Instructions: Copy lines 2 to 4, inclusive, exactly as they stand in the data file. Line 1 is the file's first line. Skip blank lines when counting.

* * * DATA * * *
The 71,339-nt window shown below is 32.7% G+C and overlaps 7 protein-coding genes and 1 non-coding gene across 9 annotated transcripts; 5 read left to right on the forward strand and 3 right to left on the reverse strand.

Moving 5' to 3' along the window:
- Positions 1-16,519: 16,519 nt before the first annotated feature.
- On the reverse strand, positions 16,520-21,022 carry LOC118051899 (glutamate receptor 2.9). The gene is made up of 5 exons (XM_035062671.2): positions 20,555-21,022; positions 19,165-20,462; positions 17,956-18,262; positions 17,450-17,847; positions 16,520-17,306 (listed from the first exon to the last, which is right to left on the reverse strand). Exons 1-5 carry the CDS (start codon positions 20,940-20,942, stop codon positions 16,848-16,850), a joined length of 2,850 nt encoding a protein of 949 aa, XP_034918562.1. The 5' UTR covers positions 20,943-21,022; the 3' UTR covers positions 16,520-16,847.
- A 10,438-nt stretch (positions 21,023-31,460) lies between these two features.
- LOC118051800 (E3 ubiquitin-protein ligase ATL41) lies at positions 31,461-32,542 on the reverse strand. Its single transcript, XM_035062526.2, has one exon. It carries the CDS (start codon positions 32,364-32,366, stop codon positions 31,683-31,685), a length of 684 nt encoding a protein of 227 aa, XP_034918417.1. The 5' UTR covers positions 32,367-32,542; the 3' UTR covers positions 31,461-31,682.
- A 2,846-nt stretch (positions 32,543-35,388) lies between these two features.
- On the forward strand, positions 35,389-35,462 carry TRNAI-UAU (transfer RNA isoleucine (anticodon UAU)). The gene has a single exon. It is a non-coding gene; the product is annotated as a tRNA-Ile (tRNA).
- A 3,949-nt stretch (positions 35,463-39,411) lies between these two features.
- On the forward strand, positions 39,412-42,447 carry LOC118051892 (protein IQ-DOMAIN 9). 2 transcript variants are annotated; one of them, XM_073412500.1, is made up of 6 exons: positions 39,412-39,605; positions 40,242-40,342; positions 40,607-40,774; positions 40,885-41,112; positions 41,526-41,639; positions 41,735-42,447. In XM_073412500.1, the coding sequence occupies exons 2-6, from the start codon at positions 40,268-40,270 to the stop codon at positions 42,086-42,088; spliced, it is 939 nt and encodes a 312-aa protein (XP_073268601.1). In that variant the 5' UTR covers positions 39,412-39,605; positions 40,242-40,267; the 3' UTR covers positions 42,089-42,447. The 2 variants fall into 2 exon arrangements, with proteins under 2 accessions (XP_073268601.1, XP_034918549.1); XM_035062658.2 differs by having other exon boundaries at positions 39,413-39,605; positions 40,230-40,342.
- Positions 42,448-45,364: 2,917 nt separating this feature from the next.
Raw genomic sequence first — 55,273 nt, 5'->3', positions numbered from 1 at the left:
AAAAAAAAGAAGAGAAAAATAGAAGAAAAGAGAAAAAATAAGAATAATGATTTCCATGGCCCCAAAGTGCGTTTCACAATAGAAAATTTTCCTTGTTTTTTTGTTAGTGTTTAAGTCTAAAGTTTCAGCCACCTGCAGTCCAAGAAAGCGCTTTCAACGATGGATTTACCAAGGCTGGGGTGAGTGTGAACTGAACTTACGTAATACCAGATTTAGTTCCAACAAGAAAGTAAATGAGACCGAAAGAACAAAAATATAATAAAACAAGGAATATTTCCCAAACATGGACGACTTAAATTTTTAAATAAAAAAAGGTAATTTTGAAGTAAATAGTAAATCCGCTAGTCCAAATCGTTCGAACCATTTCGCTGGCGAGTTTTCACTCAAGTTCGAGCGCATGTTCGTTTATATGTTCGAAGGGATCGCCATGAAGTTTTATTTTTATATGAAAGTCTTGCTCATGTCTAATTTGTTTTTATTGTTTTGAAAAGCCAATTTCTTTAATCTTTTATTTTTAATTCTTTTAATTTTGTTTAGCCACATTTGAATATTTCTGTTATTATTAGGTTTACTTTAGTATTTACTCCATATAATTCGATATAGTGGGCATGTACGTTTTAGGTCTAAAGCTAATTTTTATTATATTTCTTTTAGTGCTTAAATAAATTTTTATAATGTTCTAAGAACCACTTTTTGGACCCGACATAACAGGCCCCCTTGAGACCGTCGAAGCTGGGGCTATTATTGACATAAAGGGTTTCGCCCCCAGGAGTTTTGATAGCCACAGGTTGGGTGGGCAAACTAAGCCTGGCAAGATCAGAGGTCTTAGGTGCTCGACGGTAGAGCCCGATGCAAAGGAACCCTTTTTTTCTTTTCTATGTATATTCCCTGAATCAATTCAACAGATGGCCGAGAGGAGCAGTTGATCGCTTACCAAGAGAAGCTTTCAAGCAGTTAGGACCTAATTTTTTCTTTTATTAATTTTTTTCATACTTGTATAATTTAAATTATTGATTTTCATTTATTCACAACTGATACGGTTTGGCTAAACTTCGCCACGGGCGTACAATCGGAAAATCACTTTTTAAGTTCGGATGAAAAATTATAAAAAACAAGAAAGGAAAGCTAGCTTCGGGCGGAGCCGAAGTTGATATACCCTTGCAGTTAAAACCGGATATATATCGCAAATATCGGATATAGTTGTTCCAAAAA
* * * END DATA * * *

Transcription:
Moving 5' to 3' along the window:
- Positions 1-16,519: 16,519 nt before the first annotated feature.
- On the reverse strand, positions 16,520-21,022 carry LOC118051899 (glutamate receptor 2.9). The gene is made up of 5 exons (XM_035062671.2): positions 20,555-21,022; positions 19,165-20,462; positions 17,956-18,262; positions 17,450-17,847; positions 16,520-17,306 (listed from the first exon to the last, which is right to left on the reverse strand). Exons 1-5 carry the CDS (start codon positions 20,940-20,942, stop codon positions 16,848-16,850), a joined length of 2,850 nt encoding a protein of 949 aa, XP_034918562.1. The 5' UTR covers positions 20,943-21,022; the 3' UTR covers positions 16,520-16,847.